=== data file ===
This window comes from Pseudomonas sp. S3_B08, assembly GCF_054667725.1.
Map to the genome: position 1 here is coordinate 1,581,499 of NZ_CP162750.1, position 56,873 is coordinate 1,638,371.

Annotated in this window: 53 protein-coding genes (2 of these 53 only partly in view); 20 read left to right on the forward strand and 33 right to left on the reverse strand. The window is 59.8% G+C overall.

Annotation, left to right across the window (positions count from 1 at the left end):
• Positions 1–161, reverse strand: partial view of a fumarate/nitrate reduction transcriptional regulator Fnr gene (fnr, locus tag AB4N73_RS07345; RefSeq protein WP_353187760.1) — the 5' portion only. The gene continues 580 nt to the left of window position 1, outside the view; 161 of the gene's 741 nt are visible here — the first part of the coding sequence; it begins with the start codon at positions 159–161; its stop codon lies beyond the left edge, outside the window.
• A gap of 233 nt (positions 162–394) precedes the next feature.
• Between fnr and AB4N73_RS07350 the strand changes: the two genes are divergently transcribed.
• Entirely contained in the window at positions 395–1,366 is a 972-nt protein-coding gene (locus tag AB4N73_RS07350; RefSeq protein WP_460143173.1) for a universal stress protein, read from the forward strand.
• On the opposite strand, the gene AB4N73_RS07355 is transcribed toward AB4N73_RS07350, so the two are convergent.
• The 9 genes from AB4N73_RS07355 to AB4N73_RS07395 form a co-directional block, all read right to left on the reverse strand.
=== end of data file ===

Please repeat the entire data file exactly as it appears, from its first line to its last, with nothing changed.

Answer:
This window comes from Pseudomonas sp. S3_B08, assembly GCF_054667725.1.
Map to the genome: position 1 here is coordinate 1,581,499 of NZ_CP162750.1, position 56,873 is coordinate 1,638,371.

Annotated in this window: 53 protein-coding genes (2 of these 53 only partly in view); 20 read left to right on the forward strand and 33 right to left on the reverse strand. The window is 59.8% G+C overall.

Annotation, left to right across the window (positions count from 1 at the left end):
• Positions 1–161, reverse strand: partial view of a fumarate/nitrate reduction transcriptional regulator Fnr gene (fnr, locus tag AB4N73_RS07345; RefSeq protein WP_353187760.1) — the 5' portion only. The gene continues 580 nt to the left of window position 1, outside the view; 161 of the gene's 741 nt are visible here — the first part of the coding sequence; it begins with the start codon at positions 159–161; its stop codon lies beyond the left edge, outside the window.
• A gap of 233 nt (positions 162–394) precedes the next feature.
• Between fnr and AB4N73_RS07350 the strand changes: the two genes are divergently transcribed.
• Entirely contained in the window at positions 395–1,366 is a 972-nt protein-coding gene (locus tag AB4N73_RS07350; RefSeq protein WP_460143173.1) for a universal stress protein, read from the forward strand.
• On the opposite strand, the gene AB4N73_RS07355 is transcribed toward AB4N73_RS07350, so the two are convergent.
• The 9 genes from AB4N73_RS07355 to AB4N73_RS07395 form a co-directional block, all read right to left on the reverse strand.